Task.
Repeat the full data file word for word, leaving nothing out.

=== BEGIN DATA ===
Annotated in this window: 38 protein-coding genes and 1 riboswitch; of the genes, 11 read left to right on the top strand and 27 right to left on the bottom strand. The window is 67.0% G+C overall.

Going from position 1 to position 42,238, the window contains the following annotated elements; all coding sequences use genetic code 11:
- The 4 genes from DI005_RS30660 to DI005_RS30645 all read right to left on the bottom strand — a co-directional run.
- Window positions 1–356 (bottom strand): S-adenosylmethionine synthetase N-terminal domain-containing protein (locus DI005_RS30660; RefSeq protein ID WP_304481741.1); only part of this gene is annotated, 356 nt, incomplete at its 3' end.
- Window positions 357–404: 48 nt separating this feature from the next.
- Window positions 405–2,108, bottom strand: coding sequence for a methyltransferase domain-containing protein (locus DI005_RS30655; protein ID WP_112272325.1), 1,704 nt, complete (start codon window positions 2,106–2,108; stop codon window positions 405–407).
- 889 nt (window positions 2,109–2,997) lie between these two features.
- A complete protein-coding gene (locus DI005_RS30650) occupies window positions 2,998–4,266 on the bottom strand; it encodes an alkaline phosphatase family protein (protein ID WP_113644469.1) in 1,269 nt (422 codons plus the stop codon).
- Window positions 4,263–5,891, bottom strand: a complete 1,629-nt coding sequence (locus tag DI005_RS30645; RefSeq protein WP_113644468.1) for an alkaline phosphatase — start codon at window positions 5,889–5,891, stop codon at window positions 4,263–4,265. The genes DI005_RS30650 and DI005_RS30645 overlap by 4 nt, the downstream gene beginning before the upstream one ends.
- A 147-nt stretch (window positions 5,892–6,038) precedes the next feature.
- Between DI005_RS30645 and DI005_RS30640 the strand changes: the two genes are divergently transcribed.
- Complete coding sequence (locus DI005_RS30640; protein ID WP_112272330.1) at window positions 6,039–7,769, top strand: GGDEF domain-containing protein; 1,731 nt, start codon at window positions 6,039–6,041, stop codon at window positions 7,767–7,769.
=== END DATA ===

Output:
Annotated in this window: 38 protein-coding genes and 1 riboswitch; of the genes, 11 read left to right on the top strand and 27 right to left on the bottom strand. The window is 67.0% G+C overall.

Going from position 1 to position 42,238, the window contains the following annotated elements; all coding sequences use genetic code 11:
- The 4 genes from DI005_RS30660 to DI005_RS30645 all read right to left on the bottom strand — a co-directional run.
- Window positions 1–356 (bottom strand): S-adenosylmethionine synthetase N-terminal domain-containing protein (locus DI005_RS30660; RefSeq protein ID WP_304481741.1); only part of this gene is annotated, 356 nt, incomplete at its 3' end.
- Window positions 357–404: 48 nt separating this feature from the next.
- Window positions 405–2,108, bottom strand: coding sequence for a methyltransferase domain-containing protein (locus DI005_RS30655; protein ID WP_112272325.1), 1,704 nt, complete (start codon window positions 2,106–2,108; stop codon window positions 405–407).
- 889 nt (window positions 2,109–2,997) lie between these two features.
- A complete protein-coding gene (locus DI005_RS30650) occupies window positions 2,998–4,266 on the bottom strand; it encodes an alkaline phosphatase family protein (protein ID WP_113644469.1) in 1,269 nt (422 codons plus the stop codon).
- Window positions 4,263–5,891, bottom strand: a complete 1,629-nt coding sequence (locus tag DI005_RS30645; RefSeq protein WP_113644468.1) for an alkaline phosphatase — start codon at window positions 5,889–5,891, stop codon at window positions 4,263–4,265. The genes DI005_RS30650 and DI005_RS30645 overlap by 4 nt, the downstream gene beginning before the upstream one ends.
- A 147-nt stretch (window positions 5,892–6,038) precedes the next feature.
- Between DI005_RS30645 and DI005_RS30640 the strand changes: the two genes are divergently transcribed.
- Complete coding sequence (locus DI005_RS30640; protein ID WP_112272330.1) at window positions 6,039–7,769, top strand: GGDEF domain-containing protein; 1,731 nt, start codon at window positions 6,039–6,041, stop codon at window positions 7,767–7,769.